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Relic Files: Treasures of the Earth I - Svarduun
Publisher: Rogue Genius Games
by Thilo G. [Featured Reviewer]
Date Added: 05/04/2016 03:01:34

An Endzeitgeist.com review


After the deviation from the formula in the last installment of this series, where we took a look at a power armor, this constitutes a return to the formula of depicting a relic, i.e. with a magic weapon that increases in potency every level. The pdf clocks in at 5 pages, with 1 page SRD/editorial, 1/2 a page front cover, leaving us with 3.5 pages of content, so let's take a closer look!


We begin this item's entry with a significant and well-crafted section of fluffy introductory text, before getting into the details of the weapon - what, at first level, looks like a masterwork warhammer but may penetrate Dr as though it were magic swiftly improve: 2nd level lets the hammer work as a staff that contains the mending spell at either level 8 or the wielder's level, whichever is higher. This theme is further expanded, as higher levels provide Craft bonuses and less charges required to activate. On a nitpicky side, the notation of the Craft skills lacks the brackets. Higher levels unlock additional spells to use with the charges of the weapon, with magic weapon being added to the fray and mending being upgraded to make whole.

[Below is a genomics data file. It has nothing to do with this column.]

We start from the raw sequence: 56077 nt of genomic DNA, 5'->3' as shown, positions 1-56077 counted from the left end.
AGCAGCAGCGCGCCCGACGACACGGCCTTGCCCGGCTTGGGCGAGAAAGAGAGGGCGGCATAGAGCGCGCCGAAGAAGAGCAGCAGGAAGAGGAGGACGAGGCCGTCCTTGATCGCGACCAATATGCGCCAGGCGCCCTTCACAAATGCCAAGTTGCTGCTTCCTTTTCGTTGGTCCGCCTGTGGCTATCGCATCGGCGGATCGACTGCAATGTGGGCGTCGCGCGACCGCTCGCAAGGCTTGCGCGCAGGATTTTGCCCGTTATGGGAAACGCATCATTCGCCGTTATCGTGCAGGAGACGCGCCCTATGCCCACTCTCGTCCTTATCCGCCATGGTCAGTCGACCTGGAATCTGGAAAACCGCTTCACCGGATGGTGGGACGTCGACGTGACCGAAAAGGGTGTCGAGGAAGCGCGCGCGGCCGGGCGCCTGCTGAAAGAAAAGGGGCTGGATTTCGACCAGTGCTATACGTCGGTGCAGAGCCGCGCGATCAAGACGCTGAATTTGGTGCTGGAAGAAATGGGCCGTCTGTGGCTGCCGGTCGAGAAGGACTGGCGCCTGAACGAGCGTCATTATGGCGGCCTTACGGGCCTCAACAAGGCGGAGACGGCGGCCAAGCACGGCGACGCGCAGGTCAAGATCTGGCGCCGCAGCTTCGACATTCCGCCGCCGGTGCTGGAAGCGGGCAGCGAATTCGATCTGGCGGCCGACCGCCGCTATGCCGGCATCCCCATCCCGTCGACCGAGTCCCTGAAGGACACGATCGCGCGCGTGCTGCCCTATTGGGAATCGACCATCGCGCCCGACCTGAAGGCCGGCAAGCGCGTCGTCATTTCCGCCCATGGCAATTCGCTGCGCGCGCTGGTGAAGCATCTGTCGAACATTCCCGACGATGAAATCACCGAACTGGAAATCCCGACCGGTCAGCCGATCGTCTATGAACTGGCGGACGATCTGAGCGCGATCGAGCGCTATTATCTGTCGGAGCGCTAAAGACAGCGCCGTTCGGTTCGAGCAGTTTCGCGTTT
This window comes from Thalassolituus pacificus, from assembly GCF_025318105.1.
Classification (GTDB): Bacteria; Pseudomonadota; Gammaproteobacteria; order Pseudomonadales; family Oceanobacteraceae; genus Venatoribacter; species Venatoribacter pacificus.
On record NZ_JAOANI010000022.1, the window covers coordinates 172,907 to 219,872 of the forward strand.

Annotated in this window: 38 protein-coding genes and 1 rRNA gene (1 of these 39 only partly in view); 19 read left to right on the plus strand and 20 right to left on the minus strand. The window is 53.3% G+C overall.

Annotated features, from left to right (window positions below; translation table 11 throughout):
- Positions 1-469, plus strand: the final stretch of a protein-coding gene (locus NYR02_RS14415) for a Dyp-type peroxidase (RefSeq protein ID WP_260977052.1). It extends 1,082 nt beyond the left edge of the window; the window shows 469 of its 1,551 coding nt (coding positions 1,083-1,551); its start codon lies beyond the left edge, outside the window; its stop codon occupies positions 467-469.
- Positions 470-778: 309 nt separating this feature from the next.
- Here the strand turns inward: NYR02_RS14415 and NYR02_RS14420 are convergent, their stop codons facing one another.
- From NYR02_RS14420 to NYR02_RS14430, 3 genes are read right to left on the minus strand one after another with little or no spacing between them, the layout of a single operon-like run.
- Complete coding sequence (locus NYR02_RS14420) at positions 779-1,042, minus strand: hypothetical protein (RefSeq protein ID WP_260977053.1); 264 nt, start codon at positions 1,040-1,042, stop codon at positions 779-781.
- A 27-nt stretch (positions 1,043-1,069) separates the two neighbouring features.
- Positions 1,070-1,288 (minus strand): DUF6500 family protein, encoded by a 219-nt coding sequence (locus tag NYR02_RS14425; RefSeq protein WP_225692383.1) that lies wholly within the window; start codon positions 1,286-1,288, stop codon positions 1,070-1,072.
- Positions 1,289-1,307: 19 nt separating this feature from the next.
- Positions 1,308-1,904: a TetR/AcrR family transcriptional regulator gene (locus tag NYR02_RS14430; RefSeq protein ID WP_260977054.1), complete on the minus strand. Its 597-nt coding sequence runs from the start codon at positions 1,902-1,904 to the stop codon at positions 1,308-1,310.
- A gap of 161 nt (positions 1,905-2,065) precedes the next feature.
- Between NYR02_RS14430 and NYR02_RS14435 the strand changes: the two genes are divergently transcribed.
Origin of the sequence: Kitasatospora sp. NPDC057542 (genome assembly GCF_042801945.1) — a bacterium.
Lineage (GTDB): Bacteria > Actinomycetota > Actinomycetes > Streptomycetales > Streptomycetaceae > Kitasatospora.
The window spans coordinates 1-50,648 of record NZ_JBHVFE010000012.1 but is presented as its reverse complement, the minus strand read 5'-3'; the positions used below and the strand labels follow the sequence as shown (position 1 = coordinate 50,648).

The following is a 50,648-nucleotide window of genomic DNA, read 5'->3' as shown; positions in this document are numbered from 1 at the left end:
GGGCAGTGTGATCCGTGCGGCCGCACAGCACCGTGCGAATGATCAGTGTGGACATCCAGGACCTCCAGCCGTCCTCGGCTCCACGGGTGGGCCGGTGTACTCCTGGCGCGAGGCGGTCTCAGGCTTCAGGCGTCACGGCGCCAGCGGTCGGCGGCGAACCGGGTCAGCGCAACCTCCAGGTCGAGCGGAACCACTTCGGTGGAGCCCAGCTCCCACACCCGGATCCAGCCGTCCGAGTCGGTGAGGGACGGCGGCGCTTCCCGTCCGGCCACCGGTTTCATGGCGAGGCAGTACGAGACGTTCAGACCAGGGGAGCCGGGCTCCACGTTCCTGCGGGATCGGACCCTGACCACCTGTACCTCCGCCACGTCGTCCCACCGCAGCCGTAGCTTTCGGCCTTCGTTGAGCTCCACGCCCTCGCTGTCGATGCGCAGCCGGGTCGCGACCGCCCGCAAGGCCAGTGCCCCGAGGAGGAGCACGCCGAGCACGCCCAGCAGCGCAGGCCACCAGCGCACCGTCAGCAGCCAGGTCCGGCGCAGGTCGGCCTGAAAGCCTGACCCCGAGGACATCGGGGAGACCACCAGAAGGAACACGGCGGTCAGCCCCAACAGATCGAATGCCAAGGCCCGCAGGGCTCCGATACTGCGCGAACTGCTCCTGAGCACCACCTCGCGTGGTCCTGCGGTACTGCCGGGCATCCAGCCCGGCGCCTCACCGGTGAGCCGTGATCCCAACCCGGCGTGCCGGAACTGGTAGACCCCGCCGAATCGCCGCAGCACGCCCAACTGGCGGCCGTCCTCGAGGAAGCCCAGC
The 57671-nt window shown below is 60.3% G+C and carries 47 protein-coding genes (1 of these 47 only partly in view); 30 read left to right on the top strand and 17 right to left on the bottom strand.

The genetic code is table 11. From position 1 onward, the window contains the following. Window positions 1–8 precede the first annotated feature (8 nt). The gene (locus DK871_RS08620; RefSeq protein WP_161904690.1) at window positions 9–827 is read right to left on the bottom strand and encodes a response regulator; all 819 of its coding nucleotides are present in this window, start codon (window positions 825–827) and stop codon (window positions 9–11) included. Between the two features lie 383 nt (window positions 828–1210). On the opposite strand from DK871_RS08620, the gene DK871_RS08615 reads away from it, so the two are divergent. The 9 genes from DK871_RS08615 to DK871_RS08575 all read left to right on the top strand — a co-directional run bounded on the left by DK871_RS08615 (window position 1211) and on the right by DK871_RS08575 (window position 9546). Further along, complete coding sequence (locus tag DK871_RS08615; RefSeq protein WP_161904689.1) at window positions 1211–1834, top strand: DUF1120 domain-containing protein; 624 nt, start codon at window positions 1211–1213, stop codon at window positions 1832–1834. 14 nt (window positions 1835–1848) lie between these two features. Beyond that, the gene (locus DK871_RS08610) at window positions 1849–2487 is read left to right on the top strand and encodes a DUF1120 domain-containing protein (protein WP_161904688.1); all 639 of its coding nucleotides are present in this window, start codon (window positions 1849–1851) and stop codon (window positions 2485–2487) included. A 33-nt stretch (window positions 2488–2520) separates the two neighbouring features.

Beyond that, the weapon also grants scaling fire resistance and higher levels also provide a limited array of additional low-level spell preparation slots. The levels also, obviously, increase the enchantment and adds flame-themed properties, which are powered by charges as well. At the highest levels, wielders can use charges to grant the speed property, with highest levels providing attribute bonuses and counting as adamantine for dwarven wielders. The weapon, at high levels, also provides a new spell, Aspect of the Forgelord, increasing height and weight, providing bonuses and a fire aura that increases in potency at higher levels.